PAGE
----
by Caitlin Roberts
reviewed on PC
Most of the time you will be controlling the action through Sadwick, as he trudges on hopelessly... Spot is nothing more than a useful tool, for the most part at least. You'll do well to get familiar with the 'Spot menu' in the upper right corner of the screen early on in the game. At one point, Spot takes centre stage with a portion of a chapter completely devoted to showcasing the talented Spot's many uses. This is pretty much one long puzzle section of the story and as such can either be extremely fun or extremely frustrating, depending on which element of point-and-click adventures has you so hooked. You may even feel a bit disappointed when Spot eventually rejoins Sadwick and you are back to 'traditional' puzzle-solving.
That being said, the puzzle elements of The Whispered World are, as a whole, well thought out and executed. From simple searches for objects hidden within the room to complex multi-step cause-and effect situations and clever verbal exchanges where you need to ask the right questions to get the right answers you need. At certain points, the game will have you staring blankly at the screen with no idea what to do. When you reach that point at the end of your rope, head this advice: Do the Stupidest Thing Possible. Trust me. Even if it doesn't actually give you the solution, it will in most cases get you moving again.
Graphics and Sound
The 'old-fashioned' illustration-style backgrounds running through every region in the game are surprisingly enjoyable. The graphics are beautifully complex and look as if they came straight out of a gilt-spined book of fairy tales; and in fact these captivating scenes are all hand-drawn. The relatively simple rendering of features of the characters would not have been my first choice but on the other hand, the contrast between the two helps to showcase the scenery all the more. There were a few points where the loading of the next scene was longer than you would expect, but once loaded everything ran very smoothly.
The sound is again something of a love-hate for me, but in this case the quality isn't the issue. In fact I think the music has been blended in perfectly to the corresponding scene or section of the game. I cannot fault this at any stage.
However the voices for the characters, and most specifically for Sadwick's, appear to have been chosen in accordance to how much of an anti-hero they are meant to be. I'm not talking about good and evil – in fact I think they chose the evil characters' voices very well. But The Whispered World is actually quite littered with sniveling and whining characters that make you want to strangle them even when the sound is already turned off. When the sound is on and you listen to their too-appropriate voices grating on your last nerve, you are more likely to try to tattoo the ASDF line of your keyboard into your own forehead in order to drown them out. I honestly cannot say if that was the developer’s intent, but if it was, I'd have to rank them a 12 out of 10 on this section.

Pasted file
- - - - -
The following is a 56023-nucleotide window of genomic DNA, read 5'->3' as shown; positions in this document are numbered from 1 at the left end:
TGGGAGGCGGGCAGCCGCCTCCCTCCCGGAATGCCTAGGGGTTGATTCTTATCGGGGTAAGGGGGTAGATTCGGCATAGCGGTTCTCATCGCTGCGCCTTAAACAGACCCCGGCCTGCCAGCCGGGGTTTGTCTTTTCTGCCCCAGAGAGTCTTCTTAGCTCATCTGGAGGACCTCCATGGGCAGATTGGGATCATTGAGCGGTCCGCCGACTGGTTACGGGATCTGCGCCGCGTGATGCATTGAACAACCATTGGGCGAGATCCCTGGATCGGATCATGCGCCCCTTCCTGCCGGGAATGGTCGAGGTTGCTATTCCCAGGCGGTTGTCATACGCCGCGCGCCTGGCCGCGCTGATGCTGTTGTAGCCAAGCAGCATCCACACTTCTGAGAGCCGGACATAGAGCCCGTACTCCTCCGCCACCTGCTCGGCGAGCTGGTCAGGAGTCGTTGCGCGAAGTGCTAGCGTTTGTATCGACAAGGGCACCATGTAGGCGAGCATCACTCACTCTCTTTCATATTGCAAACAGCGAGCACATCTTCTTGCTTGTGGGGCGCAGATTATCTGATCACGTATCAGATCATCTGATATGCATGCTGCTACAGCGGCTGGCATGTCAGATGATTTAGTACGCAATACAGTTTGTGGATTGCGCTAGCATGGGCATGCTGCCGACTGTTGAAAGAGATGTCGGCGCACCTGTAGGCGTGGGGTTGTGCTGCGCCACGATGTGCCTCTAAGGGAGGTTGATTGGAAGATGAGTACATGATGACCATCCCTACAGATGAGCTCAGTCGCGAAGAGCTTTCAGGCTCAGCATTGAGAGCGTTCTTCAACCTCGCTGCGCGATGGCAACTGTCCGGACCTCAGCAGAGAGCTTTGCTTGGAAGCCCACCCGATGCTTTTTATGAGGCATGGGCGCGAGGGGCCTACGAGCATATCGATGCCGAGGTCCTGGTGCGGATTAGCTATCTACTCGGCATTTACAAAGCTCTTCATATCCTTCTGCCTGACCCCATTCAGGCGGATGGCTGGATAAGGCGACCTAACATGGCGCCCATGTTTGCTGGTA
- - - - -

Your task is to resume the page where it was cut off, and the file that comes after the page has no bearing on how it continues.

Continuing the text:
Undecided. Honestly. This has been one of the slowest-to-be-completed compilation of words I've had to put down either on paper or on a screen in years. I cannot explain why I have had such difficulty on this review, except to say that I am still undecided as to whether or not I love or hate The Whispered World. Perhaps it is because I did discover the surprise finish before starting the review that I have become undecided... Chicken and egging won't help any of us right now however.
The fact of the matter is, there is a lot to be said in support of this game. Decent controls, clever use of companion Spot, well-executed puzzles, unique graphics and a soundtrack that matches the game perfectly… And then there's Sadwick, the anti-protagonist, anti-hero, without whom there would be no story and therefore no game... and because of whom you may find yourself more than once considering how dissatisfying the quiet click of an uninstall button is in comparison to heaving the entire PC out the window. And yet, you will catch yourself going back to the game again, holding on to that last vestige of hope that something - anything - will stop Sadwick from destroying the world and like any good fairy-tale, all will be well... in the end.
Great, fantasy-like setting and good controls will keep you peaked.
The nasal whine of the main protagonist will prove dangerous to your pc.